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AD Quality Auto 360p 720p 1080p Top articles1/5READ MORESanta Anita opens winter meet Saturday with loaded card “I think this is going to be one of the best-run facilities into the future,” said Councilman Tony Cardenas, who represents parts of Van Nuys and Sylmar. “It took a lot of work and cooperation with Home Depot.” The plan calls for the Youth Policy Institute to operate a resource center in a building in the parking lot of the Home Depot at Balboa Place and Roscoe Boulevard on property owned by the city’s airport agency. Home Depot will pay to renovate the building, and the Youth Policy Institute will receive $150,000 in city funding. Councilman Greig Smith, whose district includes residential areas near the store, said the city and the company must make sure potential workers actually use the center. “What the neighbors have complained about for years is that (job seekers) are stretched out all along this boulevard looking for jobs but the building sits empty,” he said. “Unless Home Depot steps up to the plate and pushes people into this building, the project will fail.” The San Fernando Valley is poised to get its second city-sponsored day-labor center after the City Council approved a plan Wednesday for a site in Van Nuys. The council unanimously approved a lease agreement in which Home Depot and the city will support an effort by the nonprofit Youth Policy Institute to establish a site to aid job seekers. The vote comes as Los Angeles officials consider a citywide policy on day-labor facilities, and neighboring cities, most recently Burbank, add sites of their own. The new center would be the eighth city-backed site in Los Angeles, with three more in the works. Officials touted the Van Nuys plan as a model that could be replicated elsewhere. Cardenas said he is confident the Van Nuys site will succeed because it will provide programming to keep people inside, and two Youth Policy Institute staffers will be present at all times. The site will include job, computer and English-language training, as well as medical services, said Luis Perez, coordinator with the Youth Policy Institute, which has operated a similar center in North Hollywood for 15 years. While the North Hollywood site sees from 80 to 110 job-seekers a day, the Van Nuys facility would likely draw even more, Perez said. “This site is open to everybody and anybody who’s looking for work,” he said. “It’s open to anybody who’s willing to come in and conduct themselves in a professional way.” Jobs would be disseminated according to a lottery system, Perez said, with consideration given to workers with special skills. The arrangement in Van Nuys will serve as a template as the city expands the Day Laborer Program, said Delphia Jones, director of the Human Services and Family Development Division of the city’s Community Development Department. One of the sites under consideration now for such a center is a Home Depot in Canoga Park. Councilman Dennis Zine, who represents the area, said he would welcome an effectively run program because the issue concerns his constituents. “You go to Home Depot and get bombarded by people looking for work,” Zine said. “I understand them looking for work, but we have a responsibility for maintaining some semblance of order.” Dan Laidman, (213) 978-0390 [email protected] 160Want local news?Sign up for the Localist and stay informed Something went wrong. Please try again.subscribeCongratulations! You’re all set!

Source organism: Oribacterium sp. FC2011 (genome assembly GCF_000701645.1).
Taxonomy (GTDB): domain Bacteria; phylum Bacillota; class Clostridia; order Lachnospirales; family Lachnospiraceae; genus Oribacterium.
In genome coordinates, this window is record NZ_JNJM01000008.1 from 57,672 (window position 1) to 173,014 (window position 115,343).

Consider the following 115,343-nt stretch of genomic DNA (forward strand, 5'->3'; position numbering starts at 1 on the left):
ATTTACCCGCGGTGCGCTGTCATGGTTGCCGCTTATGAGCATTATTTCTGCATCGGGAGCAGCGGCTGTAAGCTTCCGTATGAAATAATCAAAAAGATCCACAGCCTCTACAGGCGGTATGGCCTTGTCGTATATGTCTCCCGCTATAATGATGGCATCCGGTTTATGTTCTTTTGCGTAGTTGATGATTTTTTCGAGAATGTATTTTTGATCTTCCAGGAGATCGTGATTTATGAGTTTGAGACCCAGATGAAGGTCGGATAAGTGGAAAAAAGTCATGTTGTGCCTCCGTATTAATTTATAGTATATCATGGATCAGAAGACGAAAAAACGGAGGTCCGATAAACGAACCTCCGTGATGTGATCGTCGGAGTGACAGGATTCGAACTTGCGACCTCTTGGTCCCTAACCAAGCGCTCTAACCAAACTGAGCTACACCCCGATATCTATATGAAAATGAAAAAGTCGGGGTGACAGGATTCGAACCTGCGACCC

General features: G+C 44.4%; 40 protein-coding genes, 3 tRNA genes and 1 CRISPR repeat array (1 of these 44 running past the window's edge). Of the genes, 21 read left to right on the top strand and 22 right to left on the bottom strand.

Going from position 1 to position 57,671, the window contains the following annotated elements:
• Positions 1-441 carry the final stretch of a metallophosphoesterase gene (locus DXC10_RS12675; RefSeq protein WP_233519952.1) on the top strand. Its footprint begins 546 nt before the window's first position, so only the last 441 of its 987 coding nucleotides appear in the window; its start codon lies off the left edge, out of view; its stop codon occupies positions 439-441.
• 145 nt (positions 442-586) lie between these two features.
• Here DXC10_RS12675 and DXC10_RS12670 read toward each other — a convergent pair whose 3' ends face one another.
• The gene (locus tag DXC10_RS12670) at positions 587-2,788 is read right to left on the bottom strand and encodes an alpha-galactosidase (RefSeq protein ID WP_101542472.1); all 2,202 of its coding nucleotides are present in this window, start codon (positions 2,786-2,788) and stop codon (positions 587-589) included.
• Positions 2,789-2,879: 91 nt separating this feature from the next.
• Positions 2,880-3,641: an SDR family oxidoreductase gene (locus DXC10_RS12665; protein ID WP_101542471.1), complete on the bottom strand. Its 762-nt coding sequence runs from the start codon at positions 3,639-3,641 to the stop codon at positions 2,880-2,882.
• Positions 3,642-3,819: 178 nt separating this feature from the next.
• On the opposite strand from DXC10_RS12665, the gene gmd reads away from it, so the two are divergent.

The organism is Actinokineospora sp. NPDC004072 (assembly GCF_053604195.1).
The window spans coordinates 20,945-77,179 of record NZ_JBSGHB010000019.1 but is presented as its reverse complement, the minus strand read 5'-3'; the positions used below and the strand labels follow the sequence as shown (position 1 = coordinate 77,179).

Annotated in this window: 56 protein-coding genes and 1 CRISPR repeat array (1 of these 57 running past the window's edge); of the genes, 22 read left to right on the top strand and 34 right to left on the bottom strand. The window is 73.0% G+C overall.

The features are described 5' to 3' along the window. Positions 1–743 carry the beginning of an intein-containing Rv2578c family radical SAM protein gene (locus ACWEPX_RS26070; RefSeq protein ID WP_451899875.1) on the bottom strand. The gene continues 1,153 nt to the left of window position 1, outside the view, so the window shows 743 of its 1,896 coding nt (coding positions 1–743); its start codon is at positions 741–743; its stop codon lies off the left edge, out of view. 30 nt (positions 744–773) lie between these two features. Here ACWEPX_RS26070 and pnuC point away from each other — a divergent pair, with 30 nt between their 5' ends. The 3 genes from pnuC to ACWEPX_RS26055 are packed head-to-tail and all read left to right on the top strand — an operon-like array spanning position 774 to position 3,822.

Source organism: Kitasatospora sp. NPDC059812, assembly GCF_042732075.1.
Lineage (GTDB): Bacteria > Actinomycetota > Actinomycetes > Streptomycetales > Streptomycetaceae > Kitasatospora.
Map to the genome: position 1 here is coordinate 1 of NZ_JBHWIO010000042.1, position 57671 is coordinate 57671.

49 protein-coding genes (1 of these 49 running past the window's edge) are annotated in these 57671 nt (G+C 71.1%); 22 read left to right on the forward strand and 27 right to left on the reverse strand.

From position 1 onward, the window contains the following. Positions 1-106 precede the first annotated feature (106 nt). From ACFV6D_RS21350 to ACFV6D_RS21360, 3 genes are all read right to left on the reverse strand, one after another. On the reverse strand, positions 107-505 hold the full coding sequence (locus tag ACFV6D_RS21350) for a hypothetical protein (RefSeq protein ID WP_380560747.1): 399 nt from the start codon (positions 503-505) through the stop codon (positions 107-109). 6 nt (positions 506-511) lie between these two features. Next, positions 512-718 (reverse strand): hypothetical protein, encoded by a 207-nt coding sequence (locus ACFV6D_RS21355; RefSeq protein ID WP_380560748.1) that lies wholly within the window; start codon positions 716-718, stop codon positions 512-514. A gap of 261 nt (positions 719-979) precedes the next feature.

QPR have named an unchanged line-up for the visit of Wigan Athletic.Boss Ian Holloway has resisted the temptation to tinker with the side that won so impressively at Birmingham City on Saturday.It means Darnell Furlong and Ryan Manning continue, with January signings Luke Freeman and Matt Smith starting again.The bench is also the same, with no place for Sean Goss or Ravel Morrison in the squad.Wigan Athletic make one change from the side that drew 0-0 with Preston, on-loan Derby County midfielder Jamie Hanson replacing Shaun MacDonald in midfield.Ryan Tunnicliffe, on loan from Fulham, is also in the Latics line-up, alongside ex-Whites man Dan Burn.QPR: Smithies; Furlong, Onuoha, Lynch, Bidwell; Wszolek, Hall, Manning, Freeman; Smith, Washington.Subs: Ingram, Perch, Luongo, Ngbakoto, LuaLua, Mackie, Sylla.Wigan: Gilks, Connolly, Warnock, Buxton, Burn; Hanson, Power, Morsy, Tunnicliffe; Grigg, BogleSubs: Roberts, Perkins, Obertan, Kellett, Laurent, Mandron, Weir. Ads by Revcontent Trending Articles Urologists: Men, Forget the Blue Pill! This “Destroys” ED x ‘Genius Pill’ Used By Rich Americans Now Available In Netherlands! x Men, You Don’t Need the Blue Pill if You Do This x What She Did to Lose Weight Stuns Doctors: Do This Daily Before Bed! x One Cup of This (Before Bed) Burns Belly Fat Like Crazy! x Do This Immediately if You Have Diabetes (Watch) x Follow West London Sport on TwitterFind us on Facebook